Mimi itself is an interesting village. There are a couple of huge caves that would bring an ear to ear grin to any adventurer’s face. The steep drop to the caves is tiring indeed and if one wants to explore the cave in true earnest, it would take at least a couple of days of camping. The forests of Mimi have animals like hollock gibbon, bear, deer, a huge variety of birds and other small animals. I head the gibbons far away during a walk through the forest with a couple of very informative villagers but I certainly didn’t see them. They said there were 8 of them.
The old ladies of Mimi makes lovely potteries and they do not use the wheel. They beat the clay with a flat wooden plank and make potteries of all sizes – large ones to store rice or rice beer and the smallest ones for chutney! They make intricate smoking pipes too.
Only women of the village make the potteries and there is a traditionally compelling reason why. What the men folk bring from a hunt are cooked in the pots the women make. If the men stayed at home to make pots, the family would go hungry.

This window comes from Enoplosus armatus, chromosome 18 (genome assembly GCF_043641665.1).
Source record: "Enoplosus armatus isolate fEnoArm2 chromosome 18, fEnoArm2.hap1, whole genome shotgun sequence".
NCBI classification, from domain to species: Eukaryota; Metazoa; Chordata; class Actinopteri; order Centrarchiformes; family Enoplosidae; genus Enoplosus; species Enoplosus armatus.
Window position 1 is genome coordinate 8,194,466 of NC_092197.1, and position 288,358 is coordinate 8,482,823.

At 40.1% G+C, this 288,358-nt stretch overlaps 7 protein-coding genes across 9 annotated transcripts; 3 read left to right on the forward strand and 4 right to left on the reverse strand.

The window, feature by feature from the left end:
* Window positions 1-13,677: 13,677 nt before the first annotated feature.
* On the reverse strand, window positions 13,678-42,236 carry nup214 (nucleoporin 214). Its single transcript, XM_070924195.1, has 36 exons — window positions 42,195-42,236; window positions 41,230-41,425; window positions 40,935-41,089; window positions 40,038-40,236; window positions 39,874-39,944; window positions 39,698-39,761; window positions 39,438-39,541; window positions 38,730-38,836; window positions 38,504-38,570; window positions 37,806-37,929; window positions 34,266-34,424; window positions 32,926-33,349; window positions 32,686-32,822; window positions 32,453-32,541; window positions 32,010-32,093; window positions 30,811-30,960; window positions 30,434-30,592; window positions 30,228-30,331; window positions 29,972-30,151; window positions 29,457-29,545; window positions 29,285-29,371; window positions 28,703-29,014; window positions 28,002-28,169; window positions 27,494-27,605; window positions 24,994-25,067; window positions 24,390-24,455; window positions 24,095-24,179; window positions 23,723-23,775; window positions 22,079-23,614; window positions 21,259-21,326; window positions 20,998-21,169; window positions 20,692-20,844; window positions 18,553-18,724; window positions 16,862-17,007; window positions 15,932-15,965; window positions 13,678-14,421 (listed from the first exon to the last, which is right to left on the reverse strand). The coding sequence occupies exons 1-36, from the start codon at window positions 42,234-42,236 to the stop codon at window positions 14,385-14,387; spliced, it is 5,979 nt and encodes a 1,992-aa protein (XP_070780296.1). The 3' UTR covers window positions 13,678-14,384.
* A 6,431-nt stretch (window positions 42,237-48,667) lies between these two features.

Now the pots, inscribed “Made In Mimi” are filled with honey.
- Air India operates daily flights from Delhi to Dimapur. Dimapur to Kohima is 78 kms. From Kohima, it is a day’s journey by an SUV to Pungro. The next day, you will have to take another 3 hour journey to teach Mimi Village.
- It is necessary to travel on a SUV like Bolero or Scorpio and preferably with a 4×4 option because you would be travelling through a lot of bad roads. A lot of new roads are being built and hence the bad surface
- The harvesting takes place twice a year. In May-June and in mid October. A lot depends on the climatic condition. The villagers check the hives regularly during this time to ascertain the time of harvesting.
- In Mimi, you can also go caving and go for some short treks in the forest.